China’s Luckin Coffee confirms US$200 million raised in latest funding round as it aims for even faster delivery time
Less than 20 minutes – or 18.2 minutes to be precise – is how long Luckin Coffee says an average consumer in major Chinese cities has to wait after placing an order through their phone.
Still, the delivery time is not fast enough, at least for Jenny Qian Zhiya, chief executive of the cafe start-up, who is counting on a growing taste for coffee among the mostly tea-drinkers in the world’s most populous nation.
Having announced a US$200 million funding round this week, the cafe chain operator – which claims a unicorn-status valuation of US$1 billion – is building up its war chest to take on the country’s leading player Starbucks.
Luckin’s investors include Singapore’s sovereign fund GIC, Centurium Capital, a private equity fund founded by the former China head of Warburg Pincus, Legend Capital and Joy Capital.
“Although the delivery time is already within half an hour, we will cut it even shorter,” Qian said on Thursday. “The best experience should be that the coffee is still icy in summer when it reaches customers, while still hot enough to warm hands in winter.”
On the way to achieving that goal, the Xiamen-based start-up has already spent 1 billion yuan (US$150 million) in the six months since its soft launch, Qian said. About 600 physical stores have mushroomed in 13 Chinese cities since the start of the year, and five million cups were sold in the first four months.
Among them, just under half are effectively “takeaway kitchens”, where coffee is prepared exclusively to fill delivery orders from customers, fitting into the "new retail" strategies becoming increasingly popular among e-commerce and traditional retailers in China that combine online and offline operations, according to the company.
“Previously, you had to look for coffee, but now coffee comes to you,” she said in a small group media interview in Beijing, adding that Luckin wants to cater to customers “at any moment”, whether they are at work, on a university campus or even at a service station while filling up their car.
The standard price for a large latte is 24 yuan, according to Luckin’s app, about 20 per cent cheaper than a comparable order at Starbucks. The Chinese company’s special offers include “buy two, get one free” and “buy five, get five free”. A free drink is offered for any order that does not arrive within half an hour, or is spilt.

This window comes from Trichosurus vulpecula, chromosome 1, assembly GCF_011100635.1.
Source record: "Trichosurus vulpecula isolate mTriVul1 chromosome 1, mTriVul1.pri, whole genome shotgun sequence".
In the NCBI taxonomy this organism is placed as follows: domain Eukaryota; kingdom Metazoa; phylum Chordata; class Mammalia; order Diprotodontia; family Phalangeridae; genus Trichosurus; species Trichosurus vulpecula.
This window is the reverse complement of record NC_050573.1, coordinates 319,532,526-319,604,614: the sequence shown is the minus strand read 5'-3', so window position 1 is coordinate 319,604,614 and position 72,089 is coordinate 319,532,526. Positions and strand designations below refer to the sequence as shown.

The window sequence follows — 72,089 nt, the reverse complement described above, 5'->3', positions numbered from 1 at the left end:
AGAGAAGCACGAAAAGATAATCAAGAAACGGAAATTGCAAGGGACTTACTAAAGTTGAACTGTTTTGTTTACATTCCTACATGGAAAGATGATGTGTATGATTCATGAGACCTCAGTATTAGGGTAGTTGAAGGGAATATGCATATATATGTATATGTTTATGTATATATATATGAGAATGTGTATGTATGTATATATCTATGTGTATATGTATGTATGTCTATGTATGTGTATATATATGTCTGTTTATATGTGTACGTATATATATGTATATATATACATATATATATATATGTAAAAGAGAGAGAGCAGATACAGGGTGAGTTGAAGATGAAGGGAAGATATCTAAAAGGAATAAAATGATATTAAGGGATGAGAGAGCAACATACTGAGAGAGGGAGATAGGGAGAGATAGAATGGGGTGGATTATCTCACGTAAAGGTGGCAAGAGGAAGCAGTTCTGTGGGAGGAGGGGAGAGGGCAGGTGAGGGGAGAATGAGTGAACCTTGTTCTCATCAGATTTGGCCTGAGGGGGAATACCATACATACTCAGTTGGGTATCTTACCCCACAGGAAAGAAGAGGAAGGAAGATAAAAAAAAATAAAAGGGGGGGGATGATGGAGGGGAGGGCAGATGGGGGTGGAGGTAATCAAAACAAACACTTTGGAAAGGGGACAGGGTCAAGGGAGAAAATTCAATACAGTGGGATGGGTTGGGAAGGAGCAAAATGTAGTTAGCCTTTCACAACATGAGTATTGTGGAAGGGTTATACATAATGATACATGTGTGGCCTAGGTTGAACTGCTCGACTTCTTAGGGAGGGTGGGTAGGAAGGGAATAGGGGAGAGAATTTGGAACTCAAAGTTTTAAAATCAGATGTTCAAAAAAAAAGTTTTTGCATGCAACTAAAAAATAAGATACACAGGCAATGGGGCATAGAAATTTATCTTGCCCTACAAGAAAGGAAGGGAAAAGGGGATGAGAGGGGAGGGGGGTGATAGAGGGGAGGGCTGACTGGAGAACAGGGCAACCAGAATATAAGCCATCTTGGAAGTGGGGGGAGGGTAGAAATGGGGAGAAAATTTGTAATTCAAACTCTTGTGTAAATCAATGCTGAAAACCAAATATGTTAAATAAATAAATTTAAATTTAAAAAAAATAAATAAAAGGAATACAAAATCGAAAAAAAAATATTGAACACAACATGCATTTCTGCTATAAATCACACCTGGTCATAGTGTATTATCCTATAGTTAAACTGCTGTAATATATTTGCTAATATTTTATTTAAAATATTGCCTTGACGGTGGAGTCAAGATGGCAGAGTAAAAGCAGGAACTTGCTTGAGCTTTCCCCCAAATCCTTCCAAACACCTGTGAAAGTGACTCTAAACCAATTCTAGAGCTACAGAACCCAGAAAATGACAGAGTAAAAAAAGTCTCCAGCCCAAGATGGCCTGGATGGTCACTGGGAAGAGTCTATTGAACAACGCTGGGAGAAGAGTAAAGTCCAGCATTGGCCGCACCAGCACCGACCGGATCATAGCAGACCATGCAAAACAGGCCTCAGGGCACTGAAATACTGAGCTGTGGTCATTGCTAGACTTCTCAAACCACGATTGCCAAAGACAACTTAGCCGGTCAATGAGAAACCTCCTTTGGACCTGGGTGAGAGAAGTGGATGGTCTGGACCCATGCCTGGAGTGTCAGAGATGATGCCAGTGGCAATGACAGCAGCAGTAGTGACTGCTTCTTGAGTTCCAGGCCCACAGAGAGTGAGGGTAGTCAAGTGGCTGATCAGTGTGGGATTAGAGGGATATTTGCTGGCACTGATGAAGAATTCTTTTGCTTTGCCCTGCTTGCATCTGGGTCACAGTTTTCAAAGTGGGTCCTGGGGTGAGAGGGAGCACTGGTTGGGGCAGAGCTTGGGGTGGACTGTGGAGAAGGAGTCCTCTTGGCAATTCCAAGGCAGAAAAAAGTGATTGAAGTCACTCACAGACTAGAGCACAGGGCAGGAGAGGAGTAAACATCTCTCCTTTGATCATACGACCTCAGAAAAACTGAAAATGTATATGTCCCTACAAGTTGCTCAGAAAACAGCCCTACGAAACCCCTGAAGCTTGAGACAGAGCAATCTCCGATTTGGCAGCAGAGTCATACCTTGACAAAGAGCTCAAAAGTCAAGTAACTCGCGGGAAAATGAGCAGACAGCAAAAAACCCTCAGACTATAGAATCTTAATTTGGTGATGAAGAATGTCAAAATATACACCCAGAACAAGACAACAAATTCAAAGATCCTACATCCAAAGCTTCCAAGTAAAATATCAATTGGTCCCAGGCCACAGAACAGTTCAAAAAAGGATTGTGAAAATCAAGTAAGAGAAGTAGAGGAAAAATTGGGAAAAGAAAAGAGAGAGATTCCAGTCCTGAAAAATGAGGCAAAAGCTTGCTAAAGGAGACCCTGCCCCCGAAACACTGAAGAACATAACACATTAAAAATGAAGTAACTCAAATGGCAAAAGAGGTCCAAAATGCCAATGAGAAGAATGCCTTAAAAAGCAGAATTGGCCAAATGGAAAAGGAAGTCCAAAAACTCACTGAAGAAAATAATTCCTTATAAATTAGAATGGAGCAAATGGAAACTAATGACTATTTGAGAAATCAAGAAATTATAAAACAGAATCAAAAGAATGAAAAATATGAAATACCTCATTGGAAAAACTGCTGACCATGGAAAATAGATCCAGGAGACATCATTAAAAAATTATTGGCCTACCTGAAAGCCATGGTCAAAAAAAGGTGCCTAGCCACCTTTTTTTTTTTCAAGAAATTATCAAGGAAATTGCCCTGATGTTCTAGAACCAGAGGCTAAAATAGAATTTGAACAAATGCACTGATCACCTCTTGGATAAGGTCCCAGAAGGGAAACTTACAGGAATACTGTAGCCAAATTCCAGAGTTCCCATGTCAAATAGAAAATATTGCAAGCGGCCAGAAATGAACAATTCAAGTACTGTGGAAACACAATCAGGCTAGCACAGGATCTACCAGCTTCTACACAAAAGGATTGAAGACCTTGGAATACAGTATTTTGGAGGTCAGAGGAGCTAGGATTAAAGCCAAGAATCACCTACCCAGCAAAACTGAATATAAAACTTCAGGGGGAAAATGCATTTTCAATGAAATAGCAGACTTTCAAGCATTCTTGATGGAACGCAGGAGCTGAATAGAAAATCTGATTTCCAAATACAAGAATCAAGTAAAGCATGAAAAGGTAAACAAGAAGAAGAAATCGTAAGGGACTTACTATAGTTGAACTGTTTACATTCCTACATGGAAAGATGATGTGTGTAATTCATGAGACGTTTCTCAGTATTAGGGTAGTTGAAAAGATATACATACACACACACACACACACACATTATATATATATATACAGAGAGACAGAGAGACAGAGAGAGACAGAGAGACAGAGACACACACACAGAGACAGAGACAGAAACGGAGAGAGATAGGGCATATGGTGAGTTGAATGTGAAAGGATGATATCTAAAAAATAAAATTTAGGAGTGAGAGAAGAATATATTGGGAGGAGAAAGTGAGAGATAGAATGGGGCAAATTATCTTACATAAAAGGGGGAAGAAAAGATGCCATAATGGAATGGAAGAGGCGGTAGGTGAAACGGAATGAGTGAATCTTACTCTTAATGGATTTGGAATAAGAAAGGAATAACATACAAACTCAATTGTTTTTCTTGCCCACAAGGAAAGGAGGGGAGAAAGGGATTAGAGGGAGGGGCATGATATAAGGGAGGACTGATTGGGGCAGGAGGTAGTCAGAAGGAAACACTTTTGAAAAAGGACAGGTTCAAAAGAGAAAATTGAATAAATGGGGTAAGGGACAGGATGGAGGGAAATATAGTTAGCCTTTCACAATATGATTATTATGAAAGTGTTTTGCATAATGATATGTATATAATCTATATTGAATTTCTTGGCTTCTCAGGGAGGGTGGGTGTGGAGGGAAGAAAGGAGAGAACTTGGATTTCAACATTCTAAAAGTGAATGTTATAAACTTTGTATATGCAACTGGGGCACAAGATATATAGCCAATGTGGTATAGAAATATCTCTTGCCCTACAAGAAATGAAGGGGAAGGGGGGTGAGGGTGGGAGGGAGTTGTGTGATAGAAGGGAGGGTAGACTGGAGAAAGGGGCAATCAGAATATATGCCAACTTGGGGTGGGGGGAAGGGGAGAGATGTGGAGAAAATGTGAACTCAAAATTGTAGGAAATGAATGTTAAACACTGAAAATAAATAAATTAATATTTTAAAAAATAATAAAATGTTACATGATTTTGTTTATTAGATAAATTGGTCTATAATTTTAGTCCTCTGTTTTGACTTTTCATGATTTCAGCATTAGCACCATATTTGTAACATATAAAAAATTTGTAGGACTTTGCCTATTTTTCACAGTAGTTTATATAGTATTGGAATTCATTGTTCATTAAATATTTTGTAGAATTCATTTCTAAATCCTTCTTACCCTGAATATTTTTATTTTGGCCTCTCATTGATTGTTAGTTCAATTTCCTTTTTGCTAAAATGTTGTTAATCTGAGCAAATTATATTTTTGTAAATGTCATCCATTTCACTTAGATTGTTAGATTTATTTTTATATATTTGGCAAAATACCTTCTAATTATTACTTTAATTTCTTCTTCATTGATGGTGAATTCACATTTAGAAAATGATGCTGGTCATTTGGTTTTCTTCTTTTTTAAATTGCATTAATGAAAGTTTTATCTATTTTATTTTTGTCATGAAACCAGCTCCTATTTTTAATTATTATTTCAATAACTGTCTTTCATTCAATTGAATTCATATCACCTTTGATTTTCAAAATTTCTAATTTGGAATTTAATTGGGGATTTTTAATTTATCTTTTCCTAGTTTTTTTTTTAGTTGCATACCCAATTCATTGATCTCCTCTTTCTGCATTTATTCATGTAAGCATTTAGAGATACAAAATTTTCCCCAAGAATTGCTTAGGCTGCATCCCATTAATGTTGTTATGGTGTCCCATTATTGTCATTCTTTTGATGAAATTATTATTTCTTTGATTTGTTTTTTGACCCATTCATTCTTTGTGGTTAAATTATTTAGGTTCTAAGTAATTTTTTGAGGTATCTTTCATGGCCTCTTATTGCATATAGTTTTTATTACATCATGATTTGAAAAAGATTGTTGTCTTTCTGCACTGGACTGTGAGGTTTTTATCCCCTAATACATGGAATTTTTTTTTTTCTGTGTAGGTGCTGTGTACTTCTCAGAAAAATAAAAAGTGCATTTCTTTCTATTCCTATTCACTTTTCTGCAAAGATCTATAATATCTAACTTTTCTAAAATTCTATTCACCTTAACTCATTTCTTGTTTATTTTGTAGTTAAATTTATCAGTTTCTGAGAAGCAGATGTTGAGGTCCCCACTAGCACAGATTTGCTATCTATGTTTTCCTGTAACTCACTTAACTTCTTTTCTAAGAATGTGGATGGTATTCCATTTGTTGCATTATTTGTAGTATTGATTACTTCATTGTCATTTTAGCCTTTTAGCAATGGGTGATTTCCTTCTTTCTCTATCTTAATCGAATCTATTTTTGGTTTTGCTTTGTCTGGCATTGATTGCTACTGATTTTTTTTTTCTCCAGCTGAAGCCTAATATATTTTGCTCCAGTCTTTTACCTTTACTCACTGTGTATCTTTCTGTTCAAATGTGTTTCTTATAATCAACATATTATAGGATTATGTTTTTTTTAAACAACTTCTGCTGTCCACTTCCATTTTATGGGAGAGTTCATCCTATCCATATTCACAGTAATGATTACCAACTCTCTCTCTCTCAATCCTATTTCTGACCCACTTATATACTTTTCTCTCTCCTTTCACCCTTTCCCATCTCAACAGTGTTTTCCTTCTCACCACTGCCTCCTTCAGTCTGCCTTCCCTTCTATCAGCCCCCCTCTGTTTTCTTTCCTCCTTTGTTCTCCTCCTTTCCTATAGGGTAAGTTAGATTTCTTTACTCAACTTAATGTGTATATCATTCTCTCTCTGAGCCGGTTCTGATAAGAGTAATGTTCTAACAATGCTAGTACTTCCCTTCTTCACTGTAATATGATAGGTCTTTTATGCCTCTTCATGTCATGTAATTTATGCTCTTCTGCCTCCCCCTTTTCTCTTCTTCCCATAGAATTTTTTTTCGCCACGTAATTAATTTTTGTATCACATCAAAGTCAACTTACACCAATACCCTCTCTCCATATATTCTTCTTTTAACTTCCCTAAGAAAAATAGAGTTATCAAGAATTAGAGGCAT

“With the latest funding round and other financing, we now have a cash reserve of 2 billion yuan,” Qian said. “The company is in no rush to make a profit.”
If the sentiment sounds familiar, it is because Luckin’s strategy is not unique in China, where new on-demand services typically offer heavy subsidies at first in order to gain a critical mass of users. Luckin is among the raft of start-ups that are capitalising on the rise of on-demand services in China. The country is home to 772 million internet users and has 11 times more mobile payment users than the US, according to the China Internet Report published this week by the South China Morning Post, Abacus and 500 Startups.
Before starting Luckin, Qian was chief operating officer of China’s car rental giant CAR Inc and its ride-hailing affiliate UCAR.
The CEO is adamant that a successful internet strategy is not simply offering subsidised on-demand services, rather it is one that is “customer-centric”.
Qian said the company will continue to rely on technologies such as optimisation of delivery routes and IT systems and use of internet-connected coffee machines for real-time monitoring to improve efficiency and reduce costs.
Seen as an up-and-coming challenger to Starbucks in China, Luckin has filed a law suit against its Seattle-based rival for alleged monopolistic practices, including signing exclusive rental contracts that block property owners from leasing to another coffee brand.
Qian confirmed that a Chinese court has accepted the case and it is under proceedings.
Starbucks is currently the country’s dominant coffee provider, with a market share of about 58.6 per cent, according to data from Euromonitor International. It plans to build about 3,000 new stores in mainland China by 2022, which would roughly double its current number of 3,300, according to a company announcement in May.
“Luckin will be a strong rival to Starbucks,” said Qian. “It fits our idea to make coffee affordable.”
Luckin will soon face more competition from an overseas brand with Tim Hortons, a Canadian coffee maker, planning to open 1,500 shops in China over the next 10 years.
“It’s a vast market that is far from being well catered for,” said Qian. “People think of drinking coffee as a luxury as most ‘professional’ brands price it at over 30 yuan a cup, and there are not many cafes either. The long queues and high cost has restricted consumption desire as well as frequency.”
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